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Robert Albergo v. Cuxhaven Holdings

December 15, 2011


The opinion of the court was delivered by: Hon. Dana M. Sabraw United States District Judge


In this fraudulent transfer action, Defendant William Scott filed motions to dismiss pursuant to Federal Rule of Civil Procedure 12(b)(1) and (6) and for sanctions pursuant to Rule 11. Plaintiff opposed the motions and Defendant replied. For the reasons which follow, the motions are DENIED.

Based on the allegations in the complaint and the record established in support of the temporary restraining order and preliminary injunction issued in Plaintiff's favor, Plaintiff paid $1,000,000.00 in 2006 for stock in Immunosyn Corporation ("Immunosyn"), sold to him by James Miceli, Douglas A. McClain Sr., and an alleged agent, Jochen Brenner. Plaintiff claims he purchased the stock in reliance on fraudulent statements and ultimately lost over $775,000.00. He filed another action in this Court regarding his purchase of said stock. See Albergo v. Immunosyn Corp., 09cv2653 DMS (MDD). On July 13, 2011, the Court issued an Order in that action granting Plaintiff Albergo and co-Plaintiff David Irwin's amended motion for a writ of attachment in the amount of $625,000.00.

On August 6, 2011, Plaintiff filed the instant action. He alleged that in 2006 he became a creditor of James T. Miceli, Douglas A. McClain, Sr., Douglas A. McClain, Jr., Cuxhaven Holdings, Ltd., Padmore Holdings, Ltd., Argyll Equities, LLC, and/or Argyll Biotechnologies, LLC (collectively, herein, "Debtors"). Subsequently, the Debtors transferred Immunosyn stock to Defendants, including Mr. Scott, in violation of the California Uniform Fraudulent Transfers Act ("UFTA"). The transfer to Mr. Scott took place on August 15, 2007. (Compl. at 3.) In support of preliminary injunctive relief, Plaintiff argued the Debtors transferred the stock without receiving reasonably equivalent value in return, as evidenced by the letters from Mr. Miceli and the transfers to Mr. Miceli's family members. In support of his allegation that the Debtors were insolvent, Plaintiff cited to a letter from Debtors' counsel, dated December 10, 2008, stating "Argyll is out of money and, as far as I know, Jim Miceli and Doug McClain, Jr. are out of money . . .." Plaintiff alleged that Defendants, including Mr. Scott, knew that Debtors were insolvent, and that they had unpaid judgments and active litigation pending against them. (Compl. at 9.) Plaintiff further alleged that the Debtors' transfers to Defendants were made "to hinder, delay or defraud Plaintiff" as the Debtors' creditor. (Id.)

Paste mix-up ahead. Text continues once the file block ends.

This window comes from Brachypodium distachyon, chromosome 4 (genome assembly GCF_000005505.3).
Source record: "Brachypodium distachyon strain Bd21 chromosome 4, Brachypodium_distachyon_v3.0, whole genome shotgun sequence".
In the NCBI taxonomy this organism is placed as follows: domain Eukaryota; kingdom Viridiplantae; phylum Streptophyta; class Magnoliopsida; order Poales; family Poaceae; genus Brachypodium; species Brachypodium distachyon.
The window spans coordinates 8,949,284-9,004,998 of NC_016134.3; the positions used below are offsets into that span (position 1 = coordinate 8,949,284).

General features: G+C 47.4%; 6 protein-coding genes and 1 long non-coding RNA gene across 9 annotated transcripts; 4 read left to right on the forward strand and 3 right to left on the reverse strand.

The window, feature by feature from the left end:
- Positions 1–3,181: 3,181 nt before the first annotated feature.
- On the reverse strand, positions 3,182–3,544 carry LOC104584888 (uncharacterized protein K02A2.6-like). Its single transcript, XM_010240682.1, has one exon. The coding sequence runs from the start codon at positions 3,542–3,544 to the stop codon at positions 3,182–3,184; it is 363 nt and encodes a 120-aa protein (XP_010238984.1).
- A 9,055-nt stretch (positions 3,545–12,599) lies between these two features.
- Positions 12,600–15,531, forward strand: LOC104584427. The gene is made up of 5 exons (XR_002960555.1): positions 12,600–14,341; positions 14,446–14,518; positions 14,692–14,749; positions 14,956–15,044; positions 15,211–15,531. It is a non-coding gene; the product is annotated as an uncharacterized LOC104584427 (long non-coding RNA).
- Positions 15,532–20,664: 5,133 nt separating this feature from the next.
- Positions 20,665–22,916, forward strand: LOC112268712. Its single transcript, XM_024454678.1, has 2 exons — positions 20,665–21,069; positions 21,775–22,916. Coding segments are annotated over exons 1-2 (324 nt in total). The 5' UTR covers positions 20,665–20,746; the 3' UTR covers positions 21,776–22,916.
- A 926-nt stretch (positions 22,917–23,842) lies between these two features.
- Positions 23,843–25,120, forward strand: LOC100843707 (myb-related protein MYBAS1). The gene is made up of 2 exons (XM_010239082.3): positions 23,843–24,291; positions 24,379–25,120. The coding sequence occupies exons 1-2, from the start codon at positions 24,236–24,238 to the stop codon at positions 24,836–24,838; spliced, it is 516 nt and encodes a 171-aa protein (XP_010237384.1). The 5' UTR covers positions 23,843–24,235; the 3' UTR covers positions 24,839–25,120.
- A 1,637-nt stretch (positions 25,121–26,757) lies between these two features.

Mr. Scott filed a motion under Rule 12(b)(1) to dismiss the UFTA claim against him based on lack of subject matter jurisdiction. Unlike state courts, "[f]ederal courts are courts of limited jurisdiction. They possess only that power authorized by Constitution and statute, which is not to be expanded by judicial decree. It is to be presumed that a cause lies outside this limited jurisdiction, and the burden of establishing the contrary rests upon the party asserting jurisdiction." Kokkonen v. Guardian Life Ins. Co. of Am., 511 U.S. 375, 377 (1994) (citations omitted). A federal court must satisfy itself of its jurisdiction over the subject matter before proceeding to the merits of the case. Ruhrgas AG v. Marathon Oil Co., 526 U.S. 574, 577, 583 (1999). Plaintiff bears the burden of demonstrating that jurisdiction is properly before the Court. See Thornhill Publ'g Co. v. General Tel. & Elec. Corp., 594 F.2d 730, 733 (9th Cir. 1979).

Federal jurisdiction over this case is based on diversity pursuant to 28 U.S.C. Section 1332(a). Under section 1332(a), jurisdiction exists in cases of complete diversity, where each of the plaintiffs is a citizen of a different state from each of the defendants, and the amount in controversy exceeds $75,000. See also Caterpillar Inc. v. Lewis, 519 U.S. 61, 68 (1996). Mr. Scott argues that the amount in controversy as to the claim asserted against him does not exceed $75,000 because he sold the stock he received from the Debtors for only $41,484.21.

On a 12(b)(1) motion,